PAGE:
that we expect from modern graduates and, therefore, they have little value in predicting students’ future achievement or job success (Kvale, 1996). They are generally only good for assessing what students know rather than what they can do, and they are not suitable for assessing higher-level thinking because “it is difficult to set sufficiently complicated questions with data that is wide-ranging enough in a time-limited examination” (Freeman and Lewis, 1998). Thirdly, examinations may not be testing what we think they are testing. Poor examination technique and writing speed can heavily influence students’ marks, and ‘exam nerves’ can affect performance. I sometimes wonder whether examinations have become a test of wrist stamina! Time constraints can be particularly difficult for international students, and those with disabilities and ‘reasonable adjustments’ such as extra time cannot always compensate. Despite this poor track record of examinations as a form of assessment, worries about plagiarism will no doubt halt or reverse trends towards fewer examinations. However, we should be encouraging tutors to design examinations which foster higher-quality learning by using different formats of examination (Thomas and Bain, 1984) and setting holistic questions which draw from topics across a module. (Entwistle and Entwistle, 1997)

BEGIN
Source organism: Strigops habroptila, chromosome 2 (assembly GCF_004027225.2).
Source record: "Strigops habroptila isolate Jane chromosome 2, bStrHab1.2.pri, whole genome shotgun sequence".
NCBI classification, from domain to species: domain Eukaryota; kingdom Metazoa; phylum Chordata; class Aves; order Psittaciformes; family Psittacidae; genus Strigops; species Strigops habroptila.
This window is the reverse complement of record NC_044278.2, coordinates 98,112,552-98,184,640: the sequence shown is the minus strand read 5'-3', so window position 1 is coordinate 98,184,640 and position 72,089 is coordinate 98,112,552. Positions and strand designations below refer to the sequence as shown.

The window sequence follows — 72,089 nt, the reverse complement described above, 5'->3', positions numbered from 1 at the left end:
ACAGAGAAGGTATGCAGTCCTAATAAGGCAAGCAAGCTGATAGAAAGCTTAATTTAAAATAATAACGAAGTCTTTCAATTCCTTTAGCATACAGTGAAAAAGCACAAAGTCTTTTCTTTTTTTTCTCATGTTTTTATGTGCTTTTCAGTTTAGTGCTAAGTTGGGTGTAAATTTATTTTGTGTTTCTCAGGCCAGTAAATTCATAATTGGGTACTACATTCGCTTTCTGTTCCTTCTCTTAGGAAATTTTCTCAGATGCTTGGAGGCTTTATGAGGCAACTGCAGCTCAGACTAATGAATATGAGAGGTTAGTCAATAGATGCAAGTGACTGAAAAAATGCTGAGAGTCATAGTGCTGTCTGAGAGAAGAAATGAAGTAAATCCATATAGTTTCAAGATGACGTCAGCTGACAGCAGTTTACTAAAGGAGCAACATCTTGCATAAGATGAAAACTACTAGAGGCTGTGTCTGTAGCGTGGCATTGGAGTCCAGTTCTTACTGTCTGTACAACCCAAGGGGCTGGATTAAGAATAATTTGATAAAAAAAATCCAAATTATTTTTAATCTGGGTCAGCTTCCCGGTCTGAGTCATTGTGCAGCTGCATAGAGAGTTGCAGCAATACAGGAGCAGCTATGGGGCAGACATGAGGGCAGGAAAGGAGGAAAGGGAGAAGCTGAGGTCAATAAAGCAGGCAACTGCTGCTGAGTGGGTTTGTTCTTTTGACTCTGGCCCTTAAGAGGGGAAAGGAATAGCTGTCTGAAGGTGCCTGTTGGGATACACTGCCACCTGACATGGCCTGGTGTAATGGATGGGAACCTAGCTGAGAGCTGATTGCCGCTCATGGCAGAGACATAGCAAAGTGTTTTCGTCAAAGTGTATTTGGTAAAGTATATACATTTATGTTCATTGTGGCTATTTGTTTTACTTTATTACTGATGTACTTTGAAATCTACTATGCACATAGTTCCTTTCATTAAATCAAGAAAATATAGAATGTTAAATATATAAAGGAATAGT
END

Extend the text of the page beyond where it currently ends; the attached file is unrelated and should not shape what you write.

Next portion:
am, Pro f Sue Bloxh umb ria Universit y o f C

References

Entwistle, and Entwistle, A (1997) ‘Revision and the experience of understanding’. In Marton, F, Hounsell, D and Entwistle, NJ (eds) The Experience of Learning: Implications for teaching and studying in higher education. Edinburgh, Scottish Academic Press pp145-155 Freeman, R and Lewis, R (1998) Planning and implementing assessment. London, Kogan Page Gibbs, G (2006) ‘How assessment frames student learning’. In Bryan, C and Clegg, K (eds) Innovative Assessment in Higher Education. Abingdon, Routledge pp23-36 Knight, PT and Yorke, M (2003) Assessment, Learning and Employability. Maidenhead, Open University Press Kvale, S (1996) ‘Examinations re-examined: certification of students or certification of Knowledge?’. In Chaiklin, S and Lave, J (eds) Understanding Practice: Perspectives on activity and context. Cambridge, Cambridge University Press Thomas, PR and Bain, JD (1984) ‘Contextual dependence of learning approaches: the effects of assessments’. In Human Learning, vol 3 pp227-240

HE Focus on Assessment  

2010 publication by NUS on sector thinking around assessment.